Karol isn’t happy when he has the same financial status as his ex-wife; he is content only when he has more, and only when he is in a position of power over her and can negatively impact her life while getting revenge. Karol is also only able to perform sexually when he has achieved financial gain, which further exposes the relationship between manhood and money that capitalism thrives upon for its sustenance. Kieslowski’s razor-sharp focus on the pitfalls of capitalism, coupled with the brilliant transformative performance by Zbigniew Zamachowski as Karol, makes Three Colors: White stand among the champions of invigoratingly reflective cinema.
Dominique tells a courtroom full of people that her husband is incapable of performing sexually and that she doesn’t love him, keeps Karol on the phone listening to her and a lover engage in intercourse, leaves him with nothing but a suitcase with his hairdressing certificates—and he still professes his love to her, and I can’t even get a text back. It blows my mind that people claim this movie doesn’t hit as hard as the rest of Kieslowski’s filmography. A comedy, yeah, maybe for Jean-Paul Sartre; Kieslowski tackles love, the end of relationships, mortality, social and personal humiliation, inferiority, self-worth, devotion, and a scathing critique of the economic system in Three Colors: White, proving it has the weight and depth to stand next to Red and Blue rather than beneath them.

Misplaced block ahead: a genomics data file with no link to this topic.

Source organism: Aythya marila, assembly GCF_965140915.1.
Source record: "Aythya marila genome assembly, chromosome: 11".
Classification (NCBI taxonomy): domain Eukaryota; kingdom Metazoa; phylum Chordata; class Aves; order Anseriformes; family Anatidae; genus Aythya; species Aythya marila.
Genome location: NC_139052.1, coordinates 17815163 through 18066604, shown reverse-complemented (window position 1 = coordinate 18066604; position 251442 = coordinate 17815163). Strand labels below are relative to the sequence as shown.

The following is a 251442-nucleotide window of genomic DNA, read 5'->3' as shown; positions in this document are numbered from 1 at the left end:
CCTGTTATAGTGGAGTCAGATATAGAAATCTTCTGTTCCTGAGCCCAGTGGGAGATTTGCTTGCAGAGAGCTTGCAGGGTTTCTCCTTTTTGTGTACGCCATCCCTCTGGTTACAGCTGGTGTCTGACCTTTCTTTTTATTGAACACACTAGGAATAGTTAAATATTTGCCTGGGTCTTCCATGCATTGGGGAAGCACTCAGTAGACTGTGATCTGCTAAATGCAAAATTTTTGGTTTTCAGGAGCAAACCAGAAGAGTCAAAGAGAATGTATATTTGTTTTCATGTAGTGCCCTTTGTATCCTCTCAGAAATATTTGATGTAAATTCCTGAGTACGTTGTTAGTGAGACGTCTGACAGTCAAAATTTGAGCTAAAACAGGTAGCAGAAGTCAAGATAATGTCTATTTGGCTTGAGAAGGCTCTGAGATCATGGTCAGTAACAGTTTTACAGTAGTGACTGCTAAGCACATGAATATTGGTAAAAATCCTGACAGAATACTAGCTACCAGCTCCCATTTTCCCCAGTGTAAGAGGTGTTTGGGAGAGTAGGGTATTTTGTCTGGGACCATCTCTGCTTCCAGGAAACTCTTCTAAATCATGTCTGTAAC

The course of one’s life can be largely determined by the motivations they keep and how that focuses them on what they want to accomplish in life. Karol was so intent on getting his wife back, then on destroying her life, that he failed to realize that the person with everything he wanted to have for himself, Mikolaj, still wanted to die because he remained unhappy. The economic system, coupled with our socialization—both which seek to convince us that money and love will solve all of life’s ailments—are ill-equipped to address fulfillment and happiness: life’s real treasures. It took Karol getting everything he wanted and the revenge he sought to finally realize that he felt no better than he had when he was lying amongst a pile of garbage. He had to let go of his resentment to make the mental space for anything positive to enter his life, proving to himself that what is most valuable cannot be purchased.